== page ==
The Colgate Scene
May 2006

A message from President Rebecca S. Chopp
Liberal arts in a global context

Jiao Nanfeng (right), director and professor of the Shaanxi Archaeology Institute, describes a Chinese artifact to Robert Ho '56 (center), President Chopp, and her husband, Fred Thibodeau. The institute was just one stop on President Chopp's recent educational exchange visit to Asia. [Photo by Bob Tyburski]

In March, I had the honor of spending 10 days in Asia, through the generous invitation of Robert Ho '56. A supporter of Colgate in many ways, Mr. Ho wants to help Colgate prepare students and faculty to be knowledgeable about China and Hong Kong. During my trip, I discussed new partnerships and explored Chinese culture while being given the opportunity to speak at both Peking University and the University of Hong Kong, where I shared my thoughts about the liberal arts model of higher education and the challenges we face in today's global society.

To read President Chopp's blog from Asia, go to

Your stories: President Chopp discusses topics of importance to the campus community in her columns. She'd like to hear your thoughts on how these issues might affect you as an alumnus or your children at Colgate: just send an e-mail to To read her previous columns, go to

Liberal arts education as expressed in a residential college such as Colgate is unknown in China. It was very interesting to explain Colgate and the liberal arts to educators and students who have never experienced this very special type of education. University faculty, students, and administrators in China and Hong Kong are keenly interested in liberal arts education, and some universities there are working to make sure that undergraduate students experience some of the basic aspects of liberal arts. A number of alumni have asked me to share pertinent material from my speech, which forms the bulk of this column.

We are all excited about this 21st century. Like no other time in history, the world is open to scientific discovery, to the exchange of cultures and people, goods and services, and communication. In a world that is now small and easy to navigate, we must educate our students to think in new ways, to be citizens of the world as well as of their nations, to understand the philosophy and arts of other countries, to respect the politics and cultures of different people, and to be both critical and creative thinkers and doers.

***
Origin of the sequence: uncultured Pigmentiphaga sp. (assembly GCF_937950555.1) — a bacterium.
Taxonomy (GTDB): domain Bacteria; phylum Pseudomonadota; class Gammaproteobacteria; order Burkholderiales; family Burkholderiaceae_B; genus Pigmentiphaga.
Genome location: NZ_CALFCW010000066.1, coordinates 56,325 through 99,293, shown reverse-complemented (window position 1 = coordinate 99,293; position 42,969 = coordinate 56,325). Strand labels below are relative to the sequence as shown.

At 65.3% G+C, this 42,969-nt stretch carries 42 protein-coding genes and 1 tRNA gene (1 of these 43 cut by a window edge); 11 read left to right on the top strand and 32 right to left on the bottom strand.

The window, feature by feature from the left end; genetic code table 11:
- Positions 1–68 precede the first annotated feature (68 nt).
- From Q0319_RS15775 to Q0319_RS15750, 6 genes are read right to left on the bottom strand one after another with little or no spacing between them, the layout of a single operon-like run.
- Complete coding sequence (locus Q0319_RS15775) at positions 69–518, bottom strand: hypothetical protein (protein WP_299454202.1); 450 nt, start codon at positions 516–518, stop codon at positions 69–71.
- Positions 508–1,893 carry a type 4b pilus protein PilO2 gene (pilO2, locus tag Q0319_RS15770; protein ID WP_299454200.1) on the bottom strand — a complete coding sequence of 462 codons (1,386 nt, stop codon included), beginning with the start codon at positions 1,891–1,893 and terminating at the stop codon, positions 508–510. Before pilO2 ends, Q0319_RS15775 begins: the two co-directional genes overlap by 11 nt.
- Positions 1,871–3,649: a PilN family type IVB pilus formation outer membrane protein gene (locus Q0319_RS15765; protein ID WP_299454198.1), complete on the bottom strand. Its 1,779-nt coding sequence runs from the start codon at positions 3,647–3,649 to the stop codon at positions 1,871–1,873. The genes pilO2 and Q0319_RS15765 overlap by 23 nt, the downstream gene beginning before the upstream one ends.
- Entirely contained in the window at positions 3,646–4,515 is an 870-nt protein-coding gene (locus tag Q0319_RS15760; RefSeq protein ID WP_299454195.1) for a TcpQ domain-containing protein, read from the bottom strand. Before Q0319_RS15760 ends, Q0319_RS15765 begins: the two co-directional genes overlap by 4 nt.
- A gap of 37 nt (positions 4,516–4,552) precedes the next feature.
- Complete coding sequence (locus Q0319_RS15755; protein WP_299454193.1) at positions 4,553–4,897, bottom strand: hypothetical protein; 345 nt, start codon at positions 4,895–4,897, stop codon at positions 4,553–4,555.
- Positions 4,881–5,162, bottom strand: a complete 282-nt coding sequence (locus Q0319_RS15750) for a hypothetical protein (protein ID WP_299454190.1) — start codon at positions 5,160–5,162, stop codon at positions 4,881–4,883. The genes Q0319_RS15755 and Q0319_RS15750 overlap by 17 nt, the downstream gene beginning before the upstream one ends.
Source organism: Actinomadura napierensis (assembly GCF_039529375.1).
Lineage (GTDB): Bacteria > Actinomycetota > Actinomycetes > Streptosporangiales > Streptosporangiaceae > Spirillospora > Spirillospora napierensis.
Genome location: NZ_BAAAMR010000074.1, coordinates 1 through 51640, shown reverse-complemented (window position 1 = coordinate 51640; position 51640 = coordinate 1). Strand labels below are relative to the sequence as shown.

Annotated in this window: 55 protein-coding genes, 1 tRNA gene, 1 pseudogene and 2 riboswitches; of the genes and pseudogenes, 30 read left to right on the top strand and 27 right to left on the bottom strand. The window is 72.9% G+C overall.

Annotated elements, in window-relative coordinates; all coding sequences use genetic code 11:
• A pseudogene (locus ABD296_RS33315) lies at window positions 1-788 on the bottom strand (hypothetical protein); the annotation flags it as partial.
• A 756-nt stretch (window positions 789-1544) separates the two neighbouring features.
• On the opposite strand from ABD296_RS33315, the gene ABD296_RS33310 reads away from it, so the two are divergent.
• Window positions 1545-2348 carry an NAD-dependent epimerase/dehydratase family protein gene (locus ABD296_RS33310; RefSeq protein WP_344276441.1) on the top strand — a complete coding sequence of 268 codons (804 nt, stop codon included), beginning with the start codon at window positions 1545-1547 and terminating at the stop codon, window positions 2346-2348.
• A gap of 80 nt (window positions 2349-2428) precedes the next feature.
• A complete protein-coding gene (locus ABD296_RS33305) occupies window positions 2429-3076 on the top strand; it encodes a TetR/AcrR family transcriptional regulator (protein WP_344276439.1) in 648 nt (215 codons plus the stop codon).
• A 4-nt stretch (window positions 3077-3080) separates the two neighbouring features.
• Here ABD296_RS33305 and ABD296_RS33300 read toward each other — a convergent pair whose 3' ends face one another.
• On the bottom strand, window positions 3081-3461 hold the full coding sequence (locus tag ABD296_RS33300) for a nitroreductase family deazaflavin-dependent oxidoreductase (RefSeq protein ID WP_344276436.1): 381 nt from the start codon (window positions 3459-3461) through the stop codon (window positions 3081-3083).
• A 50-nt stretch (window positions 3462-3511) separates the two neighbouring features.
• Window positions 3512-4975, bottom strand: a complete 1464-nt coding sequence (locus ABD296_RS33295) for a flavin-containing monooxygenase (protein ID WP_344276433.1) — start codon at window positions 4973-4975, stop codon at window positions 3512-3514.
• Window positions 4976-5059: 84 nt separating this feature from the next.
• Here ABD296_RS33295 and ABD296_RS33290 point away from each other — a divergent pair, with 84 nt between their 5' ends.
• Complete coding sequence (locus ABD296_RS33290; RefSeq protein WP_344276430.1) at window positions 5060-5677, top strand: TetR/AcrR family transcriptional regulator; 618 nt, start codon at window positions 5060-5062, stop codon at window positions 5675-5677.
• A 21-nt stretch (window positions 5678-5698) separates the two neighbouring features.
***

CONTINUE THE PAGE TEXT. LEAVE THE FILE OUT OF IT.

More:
We must all take seriously the role of education as the engine and protector of the future. Alfred North Whitehead, famous British and American philosopher, defined the task of higher education as "the creation of the future." Within China and the United States are many different voices in the conversation about education and the future. We have a common task.

Residential liberal arts colleges are the purest example of the ideal of undergraduate education in the West. Liberal education, from its earliest days, was about developing men and women to be both wise and good. The liberal arts focus attention on how to think and how to live: with others, in the world, and in the future. Intimate faculty-student interaction occurs in small classes, in programs outside classes that range from academic discussions to arts programs, civic service, and social experiences. A broad and critical training in a lively and diverse community is an essential component of a liberal arts education. It is an education that supports and challenges the student to build a better community, to be an intellectual risk taker, and to appreciate the variety of cultural and individual differences that contribute to the organic wholeness of any community.